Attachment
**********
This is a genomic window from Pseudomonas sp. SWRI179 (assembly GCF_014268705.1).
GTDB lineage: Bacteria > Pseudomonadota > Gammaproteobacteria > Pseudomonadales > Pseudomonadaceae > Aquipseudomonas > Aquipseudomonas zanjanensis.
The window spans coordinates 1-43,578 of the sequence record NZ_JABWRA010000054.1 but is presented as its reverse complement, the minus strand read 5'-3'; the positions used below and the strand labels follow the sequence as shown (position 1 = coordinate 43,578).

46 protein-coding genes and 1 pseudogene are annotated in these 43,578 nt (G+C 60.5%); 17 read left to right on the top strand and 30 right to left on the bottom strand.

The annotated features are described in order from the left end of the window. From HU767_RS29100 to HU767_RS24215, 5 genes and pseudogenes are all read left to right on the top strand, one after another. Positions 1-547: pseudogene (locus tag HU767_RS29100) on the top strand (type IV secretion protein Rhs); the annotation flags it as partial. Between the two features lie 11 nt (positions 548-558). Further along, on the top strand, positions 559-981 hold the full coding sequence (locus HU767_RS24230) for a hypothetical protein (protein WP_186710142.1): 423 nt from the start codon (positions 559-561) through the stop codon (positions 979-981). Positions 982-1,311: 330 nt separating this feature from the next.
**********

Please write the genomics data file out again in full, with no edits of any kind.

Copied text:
This is a genomic window from Pseudomonas sp. SWRI179 (assembly GCF_014268705.1).
GTDB lineage: Bacteria > Pseudomonadota > Gammaproteobacteria > Pseudomonadales > Pseudomonadaceae > Aquipseudomonas > Aquipseudomonas zanjanensis.
The window spans coordinates 1-43,578 of the sequence record NZ_JABWRA010000054.1 but is presented as its reverse complement, the minus strand read 5'-3'; the positions used below and the strand labels follow the sequence as shown (position 1 = coordinate 43,578).

46 protein-coding genes and 1 pseudogene are annotated in these 43,578 nt (G+C 60.5%); 17 read left to right on the top strand and 30 right to left on the bottom strand.

The annotated features are described in order from the left end of the window. From HU767_RS29100 to HU767_RS24215, 5 genes and pseudogenes are all read left to right on the top strand, one after another. Positions 1-547: pseudogene (locus tag HU767_RS29100) on the top strand (type IV secretion protein Rhs); the annotation flags it as partial. Between the two features lie 11 nt (positions 548-558). Further along, on the top strand, positions 559-981 hold the full coding sequence (locus HU767_RS24230) for a hypothetical protein (protein WP_186710142.1): 423 nt from the start codon (positions 559-561) through the stop codon (positions 979-981). Positions 982-1,311: 330 nt separating this feature from the next.